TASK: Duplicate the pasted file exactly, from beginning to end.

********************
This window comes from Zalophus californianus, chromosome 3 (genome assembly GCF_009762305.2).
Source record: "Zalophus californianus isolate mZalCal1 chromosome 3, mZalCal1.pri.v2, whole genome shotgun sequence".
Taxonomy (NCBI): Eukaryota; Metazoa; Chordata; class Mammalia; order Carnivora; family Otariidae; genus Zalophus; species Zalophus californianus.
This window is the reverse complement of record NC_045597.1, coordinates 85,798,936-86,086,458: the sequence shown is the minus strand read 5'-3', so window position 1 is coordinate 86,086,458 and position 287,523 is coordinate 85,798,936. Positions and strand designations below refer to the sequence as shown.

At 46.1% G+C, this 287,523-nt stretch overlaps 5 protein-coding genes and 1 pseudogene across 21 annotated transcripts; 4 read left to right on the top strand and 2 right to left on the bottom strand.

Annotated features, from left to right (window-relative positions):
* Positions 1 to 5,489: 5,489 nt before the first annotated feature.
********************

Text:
This window comes from Zalophus californianus, chromosome 3 (genome assembly GCF_009762305.2).
Source record: "Zalophus californianus isolate mZalCal1 chromosome 3, mZalCal1.pri.v2, whole genome shotgun sequence".
Taxonomy (NCBI): Eukaryota; Metazoa; Chordata; class Mammalia; order Carnivora; family Otariidae; genus Zalophus; species Zalophus californianus.
This window is the reverse complement of record NC_045597.1, coordinates 85,798,936-86,086,458: the sequence shown is the minus strand read 5'-3', so window position 1 is coordinate 86,086,458 and position 287,523 is coordinate 85,798,936. Positions and strand designations below refer to the sequence as shown.

At 46.1% G+C, this 287,523-nt stretch overlaps 5 protein-coding genes and 1 pseudogene across 21 annotated transcripts; 4 read left to right on the top strand and 2 right to left on the bottom strand.

Annotated features, from left to right (window-relative positions):
* Positions 1 to 5,489: 5,489 nt before the first annotated feature.